The Scrum Master is accountable for establishing Scrum as defined in the Scrum Guide.
They do this by helping everyone understand Scrum theory and practice, both within the Scrum Team and the organization.
#Scrum Master service to the Scrum Team
The Scrum Master serves the Scrum Team in several ways, including:
- Coaching the team members in self-management and cross-functionality;
- Helping the Scrum Team focus on creating high-value Increments that meet the Definition of Done;
- Causing the removal of impediments to the Scrum Team’s progress; and,
- Ensuring that all Scrum events take place and are positive, productive, and kept within the timebox.
#Scrum Master service to the Product Owner
The Scrum Master serves the Product Owner in several ways, including:
- Helping find techniques for effective Product Goal definition and Product Backlog management;
- Helping the Scrum Team understand the need for clear and concise Product Backlog items;
- Aiding the establishment of empirical product planning for a complex environment; and,
- Facilitating stakeholder collaboration as requested or needed.
#Scrum Master service to the Organization
The Scrum Master serves the organization in several ways, including:
- Leading, training, and coaching the organization in its Scrum adoption;
- Planning and advising Scrum implementations within the organization;
- Helping employees and stakeholders understand and enact an empirical approach for complex work; and,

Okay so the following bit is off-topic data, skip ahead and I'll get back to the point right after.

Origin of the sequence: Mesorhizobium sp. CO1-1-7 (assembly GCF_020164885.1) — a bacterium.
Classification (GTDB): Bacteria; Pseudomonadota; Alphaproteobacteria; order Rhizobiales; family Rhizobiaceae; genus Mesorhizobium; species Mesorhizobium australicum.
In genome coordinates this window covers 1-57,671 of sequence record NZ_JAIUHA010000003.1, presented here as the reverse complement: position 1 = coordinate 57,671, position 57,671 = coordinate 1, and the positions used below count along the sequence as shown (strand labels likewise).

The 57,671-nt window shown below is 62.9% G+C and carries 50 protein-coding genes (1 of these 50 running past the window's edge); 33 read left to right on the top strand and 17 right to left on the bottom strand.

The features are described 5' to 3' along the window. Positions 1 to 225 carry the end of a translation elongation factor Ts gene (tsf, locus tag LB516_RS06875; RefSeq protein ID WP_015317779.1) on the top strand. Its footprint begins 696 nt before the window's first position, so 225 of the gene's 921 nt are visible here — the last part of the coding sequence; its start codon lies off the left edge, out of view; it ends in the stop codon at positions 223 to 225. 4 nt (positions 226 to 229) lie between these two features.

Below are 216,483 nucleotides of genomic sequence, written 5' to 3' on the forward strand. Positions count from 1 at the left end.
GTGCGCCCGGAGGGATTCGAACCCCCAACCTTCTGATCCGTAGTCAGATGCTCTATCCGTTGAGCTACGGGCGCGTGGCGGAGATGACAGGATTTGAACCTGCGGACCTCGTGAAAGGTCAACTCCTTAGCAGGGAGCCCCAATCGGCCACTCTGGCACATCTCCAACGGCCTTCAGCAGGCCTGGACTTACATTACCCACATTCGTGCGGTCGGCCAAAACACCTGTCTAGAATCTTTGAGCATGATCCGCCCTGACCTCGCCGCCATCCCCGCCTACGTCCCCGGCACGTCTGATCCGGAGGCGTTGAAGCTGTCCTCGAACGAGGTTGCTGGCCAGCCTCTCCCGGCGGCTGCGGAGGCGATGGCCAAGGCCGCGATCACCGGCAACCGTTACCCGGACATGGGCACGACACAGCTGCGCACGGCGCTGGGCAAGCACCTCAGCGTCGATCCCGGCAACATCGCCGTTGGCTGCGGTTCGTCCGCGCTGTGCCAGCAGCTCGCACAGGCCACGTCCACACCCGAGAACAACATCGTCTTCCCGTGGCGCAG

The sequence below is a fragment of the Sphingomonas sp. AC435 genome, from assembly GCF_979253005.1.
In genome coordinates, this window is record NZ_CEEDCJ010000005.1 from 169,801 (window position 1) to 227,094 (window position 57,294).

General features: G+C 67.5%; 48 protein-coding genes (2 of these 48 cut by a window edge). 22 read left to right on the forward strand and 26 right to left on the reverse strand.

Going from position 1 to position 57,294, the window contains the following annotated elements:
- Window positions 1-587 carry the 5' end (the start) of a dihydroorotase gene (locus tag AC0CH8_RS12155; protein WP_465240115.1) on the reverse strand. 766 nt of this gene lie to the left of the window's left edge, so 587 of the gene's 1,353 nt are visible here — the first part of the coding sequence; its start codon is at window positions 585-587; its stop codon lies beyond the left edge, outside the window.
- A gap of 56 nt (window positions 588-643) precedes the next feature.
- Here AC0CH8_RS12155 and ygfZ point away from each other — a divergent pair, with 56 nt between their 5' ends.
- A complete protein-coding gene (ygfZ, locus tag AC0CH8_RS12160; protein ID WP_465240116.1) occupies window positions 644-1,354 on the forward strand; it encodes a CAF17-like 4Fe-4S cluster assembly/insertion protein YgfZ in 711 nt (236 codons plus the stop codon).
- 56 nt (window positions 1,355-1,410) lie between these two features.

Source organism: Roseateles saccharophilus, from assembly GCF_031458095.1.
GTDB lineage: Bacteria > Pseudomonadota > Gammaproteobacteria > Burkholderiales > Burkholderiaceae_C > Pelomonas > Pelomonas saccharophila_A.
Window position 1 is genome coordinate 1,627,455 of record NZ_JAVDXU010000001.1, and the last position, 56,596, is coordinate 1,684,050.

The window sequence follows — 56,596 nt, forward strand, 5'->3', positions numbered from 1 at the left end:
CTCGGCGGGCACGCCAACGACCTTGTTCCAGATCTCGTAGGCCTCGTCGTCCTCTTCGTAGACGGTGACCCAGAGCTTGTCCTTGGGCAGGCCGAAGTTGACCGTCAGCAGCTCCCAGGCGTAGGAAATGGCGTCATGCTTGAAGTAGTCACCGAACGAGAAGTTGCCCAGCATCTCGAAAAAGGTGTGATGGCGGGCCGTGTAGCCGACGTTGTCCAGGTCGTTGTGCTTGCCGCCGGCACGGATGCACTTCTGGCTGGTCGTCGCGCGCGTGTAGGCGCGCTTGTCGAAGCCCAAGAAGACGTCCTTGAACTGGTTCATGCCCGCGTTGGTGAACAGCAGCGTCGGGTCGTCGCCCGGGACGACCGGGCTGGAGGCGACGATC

- Removing barriers between stakeholders and Scrum Teams.
The purpose of the Daily Scrum is to inspect progress toward the Sprint Goal and adapt the Sprint Backlog as necessary.
If the Product Owner or Scrum Master are actively working on items in the Sprint Backlog, they participate as Developers.
The Developers can select whatever structure and techniques they want, as long as their Daily Scrum focuses on progress toward the Sprint Goal; and produces an actionable plan for the upcoming day of work. This creates focus and improves self-management.
The purpose of the Sprint Review is to inspect the outcome of the Sprint and determine future adaptations.
During the event, the Scrum Team and stakeholders review what was accomplished in the Sprint; and what has changed in their environment. Based on this information, attendees collaborate on what to do next.
The Sprint Review is a working session and the Scrum Team should avoid limiting it to a presentation.
The purpose of the Sprint Retrospective is to plan ways to increase quality and effectiveness.
The Scrum Team inspects how the last Sprint went with regards to individuals, interactions, processes, tools, and their Definition of Done.
The Scrum Team identifies the most helpful changes to improve its effectiveness.
The most impactful improvements are addressed as soon as possible. They may even be added to the Sprint Backlog for the next Sprint.
I consider it rare to find a text that describes in such an open and sensible way what one actually has experienced.
Having worked on applying Scrum and learning from those attempts (mainly gained from my mistakes of not actually doing Scrum to be honest), I find that Scrum Guide is one of these texts. It involves these experiences, and it keeps doing so as it evolves.
Hence, if you are just starting with it, keep in mind that the Scrum Guide is a big batch of highly-refined experiences of more than one professionals; they’re packed in only a few pages and described in an abstract way. As you work with Scrum, these experiences will unravel in front of you; as they do in front of most of us who are already trying. Think big, start small, and it won’t be long before it starts to make sense.